My husband and I learned several things about ourselves that weekend, among them, our knees aren’t what they used to be, we don’t work well as a team under stress, and if not for the kindness of strangers, our first night would have been spent in the car.
I had borrowed the tent and had a tutorial on setting it up the weekend before and since this was a surprise weekend for my husband’s birthday, he, of course, knew nothing about setting it up. And yes, we made the number one classic rookie mistake of leaving town about two hours later than we had planned which meant, “Ta da! Surprise! We’re camping,” also meant “Oh, and by the way, I don’t remember the fine print on setting up this mammoth, two-room, 6-foot-high, deluxe tent and yep… that’s the sun setting over the lake right there in front of you. Good news: It’s beautiful. Bad news: It’s about to get dark.”
After we dropped the tent twice in an uncoordinated attempt to raise one side, an angel, in the form of a portly man, with white hair and knee-length, jean shorts – our neighbor at the site behind us – came over and said, “Can I help?”
That man spent a good 45 minutes helping my husband figure out how to set it up, put on the rain fly, and stake it down. He was so worried that we would be blown off into the lake that he went back to his RV and got some rope, then went around on his own, staking our tent in what some might call overkill, but I am telling you, it would have held its position in a hurricane.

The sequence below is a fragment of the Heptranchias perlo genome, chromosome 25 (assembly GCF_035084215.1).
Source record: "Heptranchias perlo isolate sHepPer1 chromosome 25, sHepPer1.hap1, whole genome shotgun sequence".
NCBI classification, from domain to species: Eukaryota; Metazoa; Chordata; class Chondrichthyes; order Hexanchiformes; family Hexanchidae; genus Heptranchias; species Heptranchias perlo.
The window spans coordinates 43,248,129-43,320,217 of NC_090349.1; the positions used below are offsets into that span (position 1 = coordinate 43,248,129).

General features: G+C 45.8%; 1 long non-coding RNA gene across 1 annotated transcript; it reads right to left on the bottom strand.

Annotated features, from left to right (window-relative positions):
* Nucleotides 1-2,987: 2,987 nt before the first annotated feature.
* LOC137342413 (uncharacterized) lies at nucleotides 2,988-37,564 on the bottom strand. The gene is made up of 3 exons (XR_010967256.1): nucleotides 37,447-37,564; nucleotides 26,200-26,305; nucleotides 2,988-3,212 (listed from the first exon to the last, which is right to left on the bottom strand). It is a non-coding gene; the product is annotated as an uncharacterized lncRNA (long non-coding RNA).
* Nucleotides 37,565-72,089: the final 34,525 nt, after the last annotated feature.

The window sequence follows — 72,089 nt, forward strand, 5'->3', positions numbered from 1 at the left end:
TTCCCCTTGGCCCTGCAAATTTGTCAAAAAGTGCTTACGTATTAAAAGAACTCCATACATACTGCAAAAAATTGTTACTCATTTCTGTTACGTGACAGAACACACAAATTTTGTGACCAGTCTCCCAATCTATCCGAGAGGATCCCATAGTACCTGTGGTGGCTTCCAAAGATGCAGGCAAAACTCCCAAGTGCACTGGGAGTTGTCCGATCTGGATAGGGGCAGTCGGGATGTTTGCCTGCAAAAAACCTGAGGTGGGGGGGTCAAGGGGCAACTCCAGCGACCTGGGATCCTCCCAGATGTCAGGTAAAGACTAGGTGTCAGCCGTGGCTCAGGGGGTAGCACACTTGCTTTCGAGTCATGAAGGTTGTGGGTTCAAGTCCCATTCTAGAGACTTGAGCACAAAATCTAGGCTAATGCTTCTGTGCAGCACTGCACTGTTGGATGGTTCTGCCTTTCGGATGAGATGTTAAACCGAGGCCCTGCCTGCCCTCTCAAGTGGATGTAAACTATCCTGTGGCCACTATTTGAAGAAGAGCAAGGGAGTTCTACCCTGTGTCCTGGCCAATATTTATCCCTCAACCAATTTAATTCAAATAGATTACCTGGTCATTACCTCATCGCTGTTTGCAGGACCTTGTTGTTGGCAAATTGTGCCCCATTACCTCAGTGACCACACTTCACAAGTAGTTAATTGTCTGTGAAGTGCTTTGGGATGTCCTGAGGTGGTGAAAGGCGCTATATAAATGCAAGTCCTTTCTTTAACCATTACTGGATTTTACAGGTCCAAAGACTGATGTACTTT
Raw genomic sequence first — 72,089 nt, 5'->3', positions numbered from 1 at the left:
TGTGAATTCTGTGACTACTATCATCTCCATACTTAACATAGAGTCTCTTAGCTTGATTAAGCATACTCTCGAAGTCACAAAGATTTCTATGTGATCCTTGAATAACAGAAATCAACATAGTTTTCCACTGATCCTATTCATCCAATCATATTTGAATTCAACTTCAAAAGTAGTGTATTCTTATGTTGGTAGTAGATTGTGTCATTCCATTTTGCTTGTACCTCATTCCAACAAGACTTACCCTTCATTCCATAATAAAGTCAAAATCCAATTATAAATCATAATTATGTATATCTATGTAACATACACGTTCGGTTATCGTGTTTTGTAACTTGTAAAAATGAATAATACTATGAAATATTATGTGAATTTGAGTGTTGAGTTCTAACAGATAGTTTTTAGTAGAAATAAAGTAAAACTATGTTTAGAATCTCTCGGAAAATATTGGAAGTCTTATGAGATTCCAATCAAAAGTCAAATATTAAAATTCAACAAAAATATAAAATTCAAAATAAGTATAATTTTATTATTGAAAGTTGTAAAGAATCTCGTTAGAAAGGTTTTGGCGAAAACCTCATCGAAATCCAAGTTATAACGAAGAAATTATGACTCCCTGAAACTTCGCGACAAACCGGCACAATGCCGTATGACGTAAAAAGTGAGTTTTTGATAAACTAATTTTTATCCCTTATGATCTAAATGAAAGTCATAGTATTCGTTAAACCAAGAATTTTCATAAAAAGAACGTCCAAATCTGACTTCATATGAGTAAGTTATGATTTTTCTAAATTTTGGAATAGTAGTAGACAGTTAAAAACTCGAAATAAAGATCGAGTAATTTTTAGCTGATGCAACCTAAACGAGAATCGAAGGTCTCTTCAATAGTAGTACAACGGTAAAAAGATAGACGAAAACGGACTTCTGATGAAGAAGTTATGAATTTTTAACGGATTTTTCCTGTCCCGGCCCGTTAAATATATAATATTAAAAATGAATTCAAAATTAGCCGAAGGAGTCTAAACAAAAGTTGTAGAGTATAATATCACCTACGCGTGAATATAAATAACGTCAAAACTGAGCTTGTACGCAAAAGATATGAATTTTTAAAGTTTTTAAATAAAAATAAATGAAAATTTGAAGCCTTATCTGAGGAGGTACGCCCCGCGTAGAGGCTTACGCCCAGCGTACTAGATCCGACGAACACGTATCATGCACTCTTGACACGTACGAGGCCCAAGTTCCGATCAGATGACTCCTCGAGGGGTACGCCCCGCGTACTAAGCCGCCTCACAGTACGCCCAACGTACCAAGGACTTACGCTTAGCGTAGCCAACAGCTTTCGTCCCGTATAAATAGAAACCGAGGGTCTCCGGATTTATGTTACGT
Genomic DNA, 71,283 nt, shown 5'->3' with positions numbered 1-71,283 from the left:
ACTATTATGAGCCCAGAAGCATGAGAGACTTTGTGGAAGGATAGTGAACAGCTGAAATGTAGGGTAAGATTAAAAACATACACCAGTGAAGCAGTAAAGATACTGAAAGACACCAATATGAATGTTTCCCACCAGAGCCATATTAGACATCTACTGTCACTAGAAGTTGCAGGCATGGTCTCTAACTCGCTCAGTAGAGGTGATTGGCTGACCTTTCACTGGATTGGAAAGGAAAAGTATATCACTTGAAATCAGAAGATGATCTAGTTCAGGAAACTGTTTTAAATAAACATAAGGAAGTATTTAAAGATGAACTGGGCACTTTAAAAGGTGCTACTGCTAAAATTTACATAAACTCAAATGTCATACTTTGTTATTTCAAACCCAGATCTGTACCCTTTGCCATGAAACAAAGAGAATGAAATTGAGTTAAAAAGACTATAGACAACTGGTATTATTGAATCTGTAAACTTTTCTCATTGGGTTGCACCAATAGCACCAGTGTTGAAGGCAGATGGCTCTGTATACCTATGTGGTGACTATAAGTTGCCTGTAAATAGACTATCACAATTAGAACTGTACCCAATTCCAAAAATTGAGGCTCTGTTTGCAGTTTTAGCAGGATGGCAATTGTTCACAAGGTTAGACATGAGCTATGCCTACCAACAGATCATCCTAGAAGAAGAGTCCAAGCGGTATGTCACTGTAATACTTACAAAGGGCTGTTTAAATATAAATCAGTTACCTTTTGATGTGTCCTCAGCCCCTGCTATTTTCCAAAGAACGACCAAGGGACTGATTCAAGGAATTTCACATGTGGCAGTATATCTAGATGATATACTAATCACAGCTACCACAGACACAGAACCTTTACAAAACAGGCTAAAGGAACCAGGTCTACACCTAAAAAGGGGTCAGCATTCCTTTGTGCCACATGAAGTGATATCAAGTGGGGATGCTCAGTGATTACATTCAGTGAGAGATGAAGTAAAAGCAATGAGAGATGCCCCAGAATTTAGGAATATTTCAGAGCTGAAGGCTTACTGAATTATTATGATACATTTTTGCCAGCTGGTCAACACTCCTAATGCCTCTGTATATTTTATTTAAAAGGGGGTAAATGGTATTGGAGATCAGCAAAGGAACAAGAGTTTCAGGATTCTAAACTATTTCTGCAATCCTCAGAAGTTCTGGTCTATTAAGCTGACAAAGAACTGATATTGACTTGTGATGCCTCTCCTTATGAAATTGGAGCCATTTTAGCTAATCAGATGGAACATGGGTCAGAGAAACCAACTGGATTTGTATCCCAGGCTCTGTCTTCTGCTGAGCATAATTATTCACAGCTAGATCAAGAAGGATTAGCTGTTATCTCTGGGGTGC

Late on the second night, since he knew we were idiots, he stopped by our campfire to let us know of impending inclement weather for the following day. I will forever be grateful to him. Not only for his emergency assistance in helping us arrange shelter before dark, but based on the frayed nerves and swearing that was going on between my husband and me at the time of his arrival, he might have just saved a marriage.
From that point on – the weekend was GLORIOUS.
Postcard sunsets, fireside dinners, hikes, wild deer, our own personal frog, who hopped around our campsite all weekend… and then, it was time to go. Everything we had just done to get there, now had to be undone in reverse. Re-packing the car almost caused additional mini-strokes. The hour ride home was excruciating. My back nearly seized up and caused me to abruptly shout out in pain a couple of times.
Then, after we got home, the real fun began – all that shit had to be unloaded, carried in and put away. All the bedding had to be washed, as well as the other dirty laundry. The dogs were dirty. Our shoes were dirty. I spent more hours cleaning up from the weekend than I did actually there.
Was it worth it? Well, it depends on who you ask. For my 9-year-old daughter… an unequivocal, yes! But then again, all she did was show up to the party. My husband… yes, but with concessions – a better air mattress, a less over-loaded car. As for me – the jury is still out. I am currently looking at light travel trailers for sale.
Cheaper Than Therapy is a blog and live storytelling show in Montgomery, AL. FOLLOW the blog, LIKE the show on FB, FOLLOW me on Twitter @ReneaDijab or come check out the show!